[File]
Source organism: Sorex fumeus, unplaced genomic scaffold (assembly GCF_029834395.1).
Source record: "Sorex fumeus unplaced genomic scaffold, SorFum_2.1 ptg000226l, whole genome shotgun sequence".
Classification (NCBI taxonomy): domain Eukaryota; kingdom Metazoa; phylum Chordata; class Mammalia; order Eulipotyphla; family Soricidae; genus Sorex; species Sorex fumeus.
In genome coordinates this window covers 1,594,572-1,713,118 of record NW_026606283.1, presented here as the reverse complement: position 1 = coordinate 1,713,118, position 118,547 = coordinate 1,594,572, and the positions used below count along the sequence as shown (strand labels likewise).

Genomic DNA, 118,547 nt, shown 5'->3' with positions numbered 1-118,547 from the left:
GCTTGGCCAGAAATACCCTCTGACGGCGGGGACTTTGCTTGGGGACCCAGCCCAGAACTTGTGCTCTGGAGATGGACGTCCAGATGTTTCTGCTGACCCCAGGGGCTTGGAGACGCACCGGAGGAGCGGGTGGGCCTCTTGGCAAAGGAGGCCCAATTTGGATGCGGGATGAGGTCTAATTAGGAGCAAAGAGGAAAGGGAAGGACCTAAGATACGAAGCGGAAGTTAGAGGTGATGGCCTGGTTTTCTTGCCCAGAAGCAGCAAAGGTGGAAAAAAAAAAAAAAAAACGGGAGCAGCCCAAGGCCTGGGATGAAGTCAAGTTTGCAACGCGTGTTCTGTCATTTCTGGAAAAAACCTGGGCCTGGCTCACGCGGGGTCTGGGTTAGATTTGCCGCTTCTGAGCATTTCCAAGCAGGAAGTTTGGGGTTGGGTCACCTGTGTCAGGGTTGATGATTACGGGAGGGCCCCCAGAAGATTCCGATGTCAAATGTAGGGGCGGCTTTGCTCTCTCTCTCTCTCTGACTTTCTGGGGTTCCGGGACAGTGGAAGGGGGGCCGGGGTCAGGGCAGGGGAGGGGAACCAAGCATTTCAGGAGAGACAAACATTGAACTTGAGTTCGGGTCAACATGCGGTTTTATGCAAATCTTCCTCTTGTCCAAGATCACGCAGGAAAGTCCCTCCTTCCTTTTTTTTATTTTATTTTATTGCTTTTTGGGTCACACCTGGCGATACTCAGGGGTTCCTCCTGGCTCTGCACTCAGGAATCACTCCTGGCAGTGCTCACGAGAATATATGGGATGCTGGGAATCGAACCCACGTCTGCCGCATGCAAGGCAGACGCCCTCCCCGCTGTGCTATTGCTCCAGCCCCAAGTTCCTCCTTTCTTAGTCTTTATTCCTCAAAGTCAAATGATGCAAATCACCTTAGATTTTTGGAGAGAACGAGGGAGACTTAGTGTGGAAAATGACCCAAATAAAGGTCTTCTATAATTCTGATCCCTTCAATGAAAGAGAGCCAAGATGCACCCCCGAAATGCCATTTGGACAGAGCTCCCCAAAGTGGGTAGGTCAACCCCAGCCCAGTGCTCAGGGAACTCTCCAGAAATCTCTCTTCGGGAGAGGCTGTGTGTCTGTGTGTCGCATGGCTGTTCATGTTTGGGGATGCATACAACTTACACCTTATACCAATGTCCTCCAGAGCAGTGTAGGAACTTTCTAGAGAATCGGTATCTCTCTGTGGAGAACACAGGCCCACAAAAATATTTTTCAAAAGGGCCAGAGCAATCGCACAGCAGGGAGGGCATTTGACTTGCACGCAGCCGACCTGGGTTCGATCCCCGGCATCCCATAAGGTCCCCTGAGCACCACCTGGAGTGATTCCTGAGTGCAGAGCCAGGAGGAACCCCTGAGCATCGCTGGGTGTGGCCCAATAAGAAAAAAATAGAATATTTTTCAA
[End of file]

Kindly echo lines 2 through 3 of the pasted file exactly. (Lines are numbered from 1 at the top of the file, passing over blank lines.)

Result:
Source record: "Sorex fumeus unplaced genomic scaffold, SorFum_2.1 ptg000226l, whole genome shotgun sequence".
Classification (NCBI taxonomy): domain Eukaryota; kingdom Metazoa; phylum Chordata; class Mammalia; order Eulipotyphla; family Soricidae; genus Sorex; species Sorex fumeus.